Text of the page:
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Treatments

Nursing a horse through AHS | African Horse Sickness

African Horse Sickness is a disease endemic to certain parts of Africa. It is thought to be a Zebra virus carried by midges. It can be a a serious disease with high mortality, but many horses do recover. There is a vaccine but its effectiveness is hotly debated. Standard veterinary treatment, which is aimed at lowering fever with anti-inflammatories such as bute and treating potential secondary infection with antibiotics, does not produce good results generally. Consequently, horse owners have been looking at other ways of dealing with it.

Supportive nursing is vital as the horses get extremely ill. This is one horse that we dealt with successfully in the Autumn of 2011, here at Perseverance in the Karoo. In the interest of sharing information, this is what we did…

Fire’s treatment for AHS, May 2011

The horsebox in the veld collecting Fire and her foal.

Fire is a purebred Arabian broodmare, a former endurance horse, vaccinated for AHS by vets and the vaccinations recorded in her passport over many years. She had a foal at foot and was two months in foal again.

During this outbreak, the Perseverance broodmares in the veld were checked daily. Fire presented with fever in early May. She was treated with an oral dose of MMS. Often this is sufficient to stop a mild case from progressing. There were a few other mares with fever for whom this was sufficient. In her case it was not.

The next day she was given IV 6 ml MMS (mixed with 30 ml 10% strength citric acid solution, allowed to activate and further diluted with Ringer’s lactate) and left in veld with her herd. Next day she was no better, she would become fatigued after walking a short distance. We brought the horse box to her and transported her and her foal back to the farmyard. The swelling over her eyes was hard to the touch.

The swelling above Fire’s eyes.

We restrained her and the foal in a small pen to prevent further fatigue. We blanketed her when the weather cooled. Her lungs continued to fill and she became very short of breath. She started lying down. I feared she would suffocate if it became any worse. I obtained a single dose of Salix from the vet and gave that. She found some relief and urinated. Body swelling and body pain worsened (as we would expect from the Salix), but I felt this was worth the extra time gained in this particular case, the lesser of two evils. We then moved her to a stable under an infrared lamp, and this is what she was given during the first, intensive, nursing period:

  • She was treated orally with 2ml MMS (activated with citric acid, allowed to form chlorine dioxide, and then diluted with water) every hour during the daytime.
  • At night she was injected with Vitamin C, Tioctan-Vet & Phosamine Stimulans.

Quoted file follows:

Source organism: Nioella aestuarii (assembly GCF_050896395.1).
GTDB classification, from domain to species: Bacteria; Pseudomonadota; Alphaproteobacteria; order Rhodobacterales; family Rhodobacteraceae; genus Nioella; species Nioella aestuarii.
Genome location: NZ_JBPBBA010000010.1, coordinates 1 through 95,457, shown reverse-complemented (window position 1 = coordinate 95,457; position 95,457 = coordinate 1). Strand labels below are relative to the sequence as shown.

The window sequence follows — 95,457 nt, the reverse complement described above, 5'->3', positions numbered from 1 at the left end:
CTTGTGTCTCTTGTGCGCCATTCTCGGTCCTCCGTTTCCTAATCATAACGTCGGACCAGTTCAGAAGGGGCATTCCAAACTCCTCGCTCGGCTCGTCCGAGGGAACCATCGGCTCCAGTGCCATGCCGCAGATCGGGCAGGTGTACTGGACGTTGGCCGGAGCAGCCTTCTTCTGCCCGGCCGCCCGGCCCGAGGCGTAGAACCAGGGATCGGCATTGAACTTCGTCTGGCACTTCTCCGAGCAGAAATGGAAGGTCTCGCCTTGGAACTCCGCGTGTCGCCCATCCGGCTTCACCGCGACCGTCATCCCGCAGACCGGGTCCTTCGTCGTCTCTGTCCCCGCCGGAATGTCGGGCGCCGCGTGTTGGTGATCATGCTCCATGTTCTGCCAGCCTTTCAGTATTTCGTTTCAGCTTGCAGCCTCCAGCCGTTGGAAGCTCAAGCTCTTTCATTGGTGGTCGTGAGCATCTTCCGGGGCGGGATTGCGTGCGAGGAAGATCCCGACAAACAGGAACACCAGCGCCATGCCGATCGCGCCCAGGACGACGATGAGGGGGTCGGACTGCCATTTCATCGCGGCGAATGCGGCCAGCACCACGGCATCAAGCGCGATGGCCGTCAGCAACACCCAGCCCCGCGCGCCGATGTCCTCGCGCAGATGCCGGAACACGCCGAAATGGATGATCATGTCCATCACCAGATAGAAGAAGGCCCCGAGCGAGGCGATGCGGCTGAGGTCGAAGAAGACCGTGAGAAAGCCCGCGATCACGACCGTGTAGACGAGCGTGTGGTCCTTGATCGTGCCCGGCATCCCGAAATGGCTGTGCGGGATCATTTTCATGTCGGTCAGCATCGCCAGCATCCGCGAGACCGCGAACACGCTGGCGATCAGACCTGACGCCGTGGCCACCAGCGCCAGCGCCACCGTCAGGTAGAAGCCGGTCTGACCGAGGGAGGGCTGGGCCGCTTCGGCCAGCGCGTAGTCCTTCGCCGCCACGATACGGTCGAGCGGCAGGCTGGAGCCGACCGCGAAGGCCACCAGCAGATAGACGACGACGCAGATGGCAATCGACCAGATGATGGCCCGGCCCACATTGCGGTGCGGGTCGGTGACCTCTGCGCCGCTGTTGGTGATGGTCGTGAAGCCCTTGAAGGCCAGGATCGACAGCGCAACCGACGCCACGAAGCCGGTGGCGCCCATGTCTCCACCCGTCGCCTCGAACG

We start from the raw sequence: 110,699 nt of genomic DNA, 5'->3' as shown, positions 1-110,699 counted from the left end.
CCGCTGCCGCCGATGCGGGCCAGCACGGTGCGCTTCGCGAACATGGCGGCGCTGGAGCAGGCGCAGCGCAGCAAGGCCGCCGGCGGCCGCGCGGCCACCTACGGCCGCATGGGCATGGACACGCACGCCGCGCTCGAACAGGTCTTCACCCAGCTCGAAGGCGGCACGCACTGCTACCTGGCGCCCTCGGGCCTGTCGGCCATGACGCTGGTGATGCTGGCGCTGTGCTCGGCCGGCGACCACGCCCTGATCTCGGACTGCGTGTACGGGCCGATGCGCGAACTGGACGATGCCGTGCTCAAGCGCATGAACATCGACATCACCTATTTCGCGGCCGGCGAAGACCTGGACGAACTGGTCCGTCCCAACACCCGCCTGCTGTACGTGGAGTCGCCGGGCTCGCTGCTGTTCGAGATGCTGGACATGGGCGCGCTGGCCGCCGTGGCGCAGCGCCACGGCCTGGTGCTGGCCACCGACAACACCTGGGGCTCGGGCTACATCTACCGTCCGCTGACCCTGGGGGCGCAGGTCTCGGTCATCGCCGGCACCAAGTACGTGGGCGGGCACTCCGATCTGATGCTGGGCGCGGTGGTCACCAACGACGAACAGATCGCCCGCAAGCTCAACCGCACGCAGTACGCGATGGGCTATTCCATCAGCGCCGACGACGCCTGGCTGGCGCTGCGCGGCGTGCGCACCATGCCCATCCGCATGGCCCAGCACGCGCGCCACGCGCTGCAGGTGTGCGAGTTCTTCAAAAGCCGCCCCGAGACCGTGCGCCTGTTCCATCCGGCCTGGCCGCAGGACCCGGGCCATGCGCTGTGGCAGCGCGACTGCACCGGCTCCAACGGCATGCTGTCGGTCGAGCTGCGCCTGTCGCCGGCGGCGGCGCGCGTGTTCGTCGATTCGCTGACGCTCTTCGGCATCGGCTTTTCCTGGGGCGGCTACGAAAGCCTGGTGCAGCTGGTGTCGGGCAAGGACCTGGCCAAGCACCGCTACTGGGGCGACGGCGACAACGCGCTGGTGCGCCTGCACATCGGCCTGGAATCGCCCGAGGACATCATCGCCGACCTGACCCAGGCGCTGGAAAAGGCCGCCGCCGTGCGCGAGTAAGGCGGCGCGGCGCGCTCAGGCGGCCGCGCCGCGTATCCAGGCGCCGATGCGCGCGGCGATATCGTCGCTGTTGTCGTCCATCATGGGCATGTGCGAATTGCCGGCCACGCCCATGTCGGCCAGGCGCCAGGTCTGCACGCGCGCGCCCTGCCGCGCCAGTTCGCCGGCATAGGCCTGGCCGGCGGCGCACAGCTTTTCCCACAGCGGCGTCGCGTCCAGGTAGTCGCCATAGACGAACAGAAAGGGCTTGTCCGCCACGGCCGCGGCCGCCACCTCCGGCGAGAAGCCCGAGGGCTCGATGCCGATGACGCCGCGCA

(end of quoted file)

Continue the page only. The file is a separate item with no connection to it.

• We also gave Allergex antihistamine pills to reduce swelling.
  • She was fed as much oats as she would eat, lucerne and grass hay were available, and ad lib water. She had a good appetite, which is common with AHS.
  • Salt (very important) she was given finely ground Himalayan Rock salt.
  • Magnesium: Either MagPhos tissue salts or Epsom salts.
  • 10 ml DMSO oral dose diluted to 50% in water, dosed many times a day.We also wiped DMSO on swollen areas of the head, neck and shoulders, to help relieve pain and oedema.
  • Solal Ribose: a tablespoon many times per day.
  • Infra-red lamp on in stable to keep her warm and promote healing.

The oedema on Fire’s belly.

Fire was extremely stiff in her shoulders, neck and quarters. The appearance was similar to the symptoms of tying up syndrome, commonly known as Monday Morning Disease. Her muscles were hard with fluid accumulation. It was very painful. She spent a lot of time lying flat on her side, resting her neck which was very swollen and sore. She was very fatigued. After a few days the swelling over her eyes became softer, (boggy) as the fluid pressure reduced.

We nursed Fire intensively for a week, dosing her frequently through the day and checking on her through the night. Once we felt she was out of danger we took her on short walks and brought her back to the stable again. The mild exercise was to improve circulation and help clear the oedema. The swelling sank down to her belly, chest and legs.

It took about two weeks to clear completely, and eventually Fire made a complete recovery. Her foal was fine and she produced a healthy foal in Feb 2012.

Fire and her new filly, grazing happily, 9 months later. This filly was born on 7 February, and showed no ill effects from the AHS her dam suffered when she was 2 months in the womb.

Here are some precautions which we take to help ward off AHS.

Laura Seegers, March 2012

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About Perseverance

PERSEVERANCE Arabian & Endurance Horses have special Arabian bloodlines, they have functionally beautiful bodies, and they do endurance barefoot. TEAM PSV: Francois & Laura Seegers, Gurth & Rosemary Walton, Lucy Dixon, Donalyn Hennessy & Ashley Gower. www.endurancehorse.co.za

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